Arthritis, a blanket term that refers to joint pain due to inflammation, causes chronic pain in the joints like swelling and stiffness. It is a common misconception that arthritis is wear and tear on the joints and only affects older adults. While it is most common in women and often happens later in life, arthritis can occur in all ages, genders, and races. There are different forms of arthritis, and it is not very well understood. According to the Arthritis Foundation, it is the leading cause of disability in America.
There are several different types of arthritis, including inflammatory arthritis, degenerative arthritis, infectious arthritis, and metabolic arthritis. Arthritis causes the joints to not only swell or stiffen, but it can cause decreased range of motion. Pain ranges from mild to severe and it can become debilitating. Symptoms can come and go and individuals will experience bouts of symptoms called flare-ups and periods without symptoms called remission. Some individuals experience pain that gradually progresses over time, while others have symptoms that fluctuate but don’t worsen. Symptoms of arthritis can become so severe that individuals are unable to complete daily activities, like walking. Permanent joint damage is sometimes a result of arthritis. Arthritis most commonly affects the joints, but in some types of arthritis, not only the joints are affected, but the heart, lungs, and kidneys, and the skin and eyes are also affected.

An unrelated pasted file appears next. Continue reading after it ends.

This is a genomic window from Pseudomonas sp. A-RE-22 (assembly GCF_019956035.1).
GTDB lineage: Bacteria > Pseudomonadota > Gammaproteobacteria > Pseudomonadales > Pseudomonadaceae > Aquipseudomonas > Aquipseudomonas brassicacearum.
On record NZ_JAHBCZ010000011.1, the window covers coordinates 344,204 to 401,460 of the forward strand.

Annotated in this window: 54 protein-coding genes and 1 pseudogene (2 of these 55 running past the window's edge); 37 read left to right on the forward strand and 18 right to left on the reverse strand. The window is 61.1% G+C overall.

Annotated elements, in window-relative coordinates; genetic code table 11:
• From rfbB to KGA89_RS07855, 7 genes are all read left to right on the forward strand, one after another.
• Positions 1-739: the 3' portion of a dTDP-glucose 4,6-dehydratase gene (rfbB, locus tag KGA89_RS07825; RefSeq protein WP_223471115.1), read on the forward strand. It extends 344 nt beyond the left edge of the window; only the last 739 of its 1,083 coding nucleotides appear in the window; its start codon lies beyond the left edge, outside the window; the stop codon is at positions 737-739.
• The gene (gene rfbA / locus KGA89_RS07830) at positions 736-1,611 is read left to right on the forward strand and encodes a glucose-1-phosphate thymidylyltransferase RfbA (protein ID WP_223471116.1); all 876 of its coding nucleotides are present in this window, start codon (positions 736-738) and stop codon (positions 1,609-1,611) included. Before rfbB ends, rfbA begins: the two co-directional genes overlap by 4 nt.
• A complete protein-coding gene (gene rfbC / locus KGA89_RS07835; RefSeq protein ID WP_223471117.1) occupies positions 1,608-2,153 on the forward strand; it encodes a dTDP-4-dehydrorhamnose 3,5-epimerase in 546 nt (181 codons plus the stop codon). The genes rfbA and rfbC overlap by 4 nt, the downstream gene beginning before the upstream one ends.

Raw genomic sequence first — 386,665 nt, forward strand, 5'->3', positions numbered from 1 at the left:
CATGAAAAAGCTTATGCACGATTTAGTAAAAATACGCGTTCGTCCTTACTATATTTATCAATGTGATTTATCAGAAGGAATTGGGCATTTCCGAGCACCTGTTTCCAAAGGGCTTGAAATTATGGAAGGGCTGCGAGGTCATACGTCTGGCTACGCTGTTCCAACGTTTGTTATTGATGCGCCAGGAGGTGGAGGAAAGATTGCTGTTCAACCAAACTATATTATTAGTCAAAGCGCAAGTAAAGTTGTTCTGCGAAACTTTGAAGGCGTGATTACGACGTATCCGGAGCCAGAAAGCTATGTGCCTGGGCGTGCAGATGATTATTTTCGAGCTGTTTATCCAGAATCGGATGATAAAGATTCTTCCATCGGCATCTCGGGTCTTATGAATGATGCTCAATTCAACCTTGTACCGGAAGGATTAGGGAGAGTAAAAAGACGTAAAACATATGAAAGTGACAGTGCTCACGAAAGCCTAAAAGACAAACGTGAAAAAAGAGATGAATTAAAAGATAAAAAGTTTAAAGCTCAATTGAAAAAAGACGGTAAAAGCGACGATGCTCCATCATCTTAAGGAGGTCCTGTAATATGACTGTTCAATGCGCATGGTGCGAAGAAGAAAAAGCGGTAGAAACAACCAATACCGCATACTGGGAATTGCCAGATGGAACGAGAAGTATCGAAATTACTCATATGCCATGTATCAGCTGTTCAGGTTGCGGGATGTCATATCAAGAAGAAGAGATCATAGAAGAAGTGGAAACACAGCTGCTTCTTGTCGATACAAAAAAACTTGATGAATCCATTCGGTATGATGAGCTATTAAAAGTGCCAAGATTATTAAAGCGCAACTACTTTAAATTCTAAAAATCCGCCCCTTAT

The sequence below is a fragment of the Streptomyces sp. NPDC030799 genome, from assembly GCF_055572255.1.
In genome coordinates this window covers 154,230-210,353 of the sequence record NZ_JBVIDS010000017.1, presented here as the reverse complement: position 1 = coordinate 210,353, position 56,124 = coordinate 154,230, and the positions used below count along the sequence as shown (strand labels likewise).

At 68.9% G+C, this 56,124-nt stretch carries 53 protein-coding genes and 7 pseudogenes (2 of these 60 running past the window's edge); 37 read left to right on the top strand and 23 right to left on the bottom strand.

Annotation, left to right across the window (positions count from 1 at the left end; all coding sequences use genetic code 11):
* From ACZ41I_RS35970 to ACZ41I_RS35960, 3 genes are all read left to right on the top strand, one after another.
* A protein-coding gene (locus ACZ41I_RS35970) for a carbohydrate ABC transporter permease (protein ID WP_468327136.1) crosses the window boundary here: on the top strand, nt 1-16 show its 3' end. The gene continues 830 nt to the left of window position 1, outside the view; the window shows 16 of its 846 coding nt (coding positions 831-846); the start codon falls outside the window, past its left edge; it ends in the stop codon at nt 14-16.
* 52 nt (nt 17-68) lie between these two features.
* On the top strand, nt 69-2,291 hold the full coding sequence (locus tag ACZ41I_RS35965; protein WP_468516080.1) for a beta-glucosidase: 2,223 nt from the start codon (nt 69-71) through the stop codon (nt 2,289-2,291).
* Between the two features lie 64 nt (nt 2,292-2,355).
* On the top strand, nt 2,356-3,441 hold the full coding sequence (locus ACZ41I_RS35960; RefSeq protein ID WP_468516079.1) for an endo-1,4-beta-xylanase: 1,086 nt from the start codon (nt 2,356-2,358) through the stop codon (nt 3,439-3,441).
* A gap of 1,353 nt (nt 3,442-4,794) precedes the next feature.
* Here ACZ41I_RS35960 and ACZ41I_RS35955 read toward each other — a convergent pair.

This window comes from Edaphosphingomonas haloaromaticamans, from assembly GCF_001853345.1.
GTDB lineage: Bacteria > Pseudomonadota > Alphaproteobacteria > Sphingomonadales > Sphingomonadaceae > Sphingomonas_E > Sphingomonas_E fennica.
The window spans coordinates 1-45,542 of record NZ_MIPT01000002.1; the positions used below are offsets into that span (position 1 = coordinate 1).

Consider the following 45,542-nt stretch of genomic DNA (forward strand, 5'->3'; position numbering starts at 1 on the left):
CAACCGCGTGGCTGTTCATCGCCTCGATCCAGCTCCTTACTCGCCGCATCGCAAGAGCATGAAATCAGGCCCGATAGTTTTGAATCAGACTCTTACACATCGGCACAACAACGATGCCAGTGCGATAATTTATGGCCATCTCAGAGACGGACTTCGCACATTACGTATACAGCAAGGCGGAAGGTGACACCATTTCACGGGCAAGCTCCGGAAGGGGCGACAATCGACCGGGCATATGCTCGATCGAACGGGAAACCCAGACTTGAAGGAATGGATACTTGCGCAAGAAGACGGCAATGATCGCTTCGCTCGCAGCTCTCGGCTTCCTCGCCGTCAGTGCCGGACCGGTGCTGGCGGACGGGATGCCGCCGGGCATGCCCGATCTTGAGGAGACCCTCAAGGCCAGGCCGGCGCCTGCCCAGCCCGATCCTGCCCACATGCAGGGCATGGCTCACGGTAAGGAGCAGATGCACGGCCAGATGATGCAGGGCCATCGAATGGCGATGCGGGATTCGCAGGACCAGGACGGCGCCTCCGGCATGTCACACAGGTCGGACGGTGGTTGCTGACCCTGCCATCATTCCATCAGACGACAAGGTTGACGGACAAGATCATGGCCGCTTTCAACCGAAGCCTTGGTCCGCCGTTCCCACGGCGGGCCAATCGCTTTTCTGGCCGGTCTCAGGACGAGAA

Individuals may begin to suspect they have arthritis after experiencing a few specific symptoms. Not only will they experience pain, swelling, and stiffness in one or more joints, they may notice fatigue, fever, unexplained weight loss, and/or anemia. Stiffness may occur after periods of inactivity and improves after physical activity. Morning joint stiffness is also a common symptom and usually lasts at least one hour. Range of motion is often reduced as well. Multiple joints can be affected and the pattern of joints affected depends on which type of arthritis an individual has. While joints all over the body can be affected, arthritis most often occurs in the joints of the hands, feet, wrists, elbows, shoulders, lower back, hips, and/or knees.
If you’re experiencing this type of joint pain, you should immediately speak with your doctor about your symptoms. They may refer you to a doctor that specializes in arthritis and conditions related to arthritis, like a rheumatologist or orthopedist. They will discuss your symptoms with you and help you decide the best course of treatment. Pain can be managed and there are treatment options for preserving function and mobility.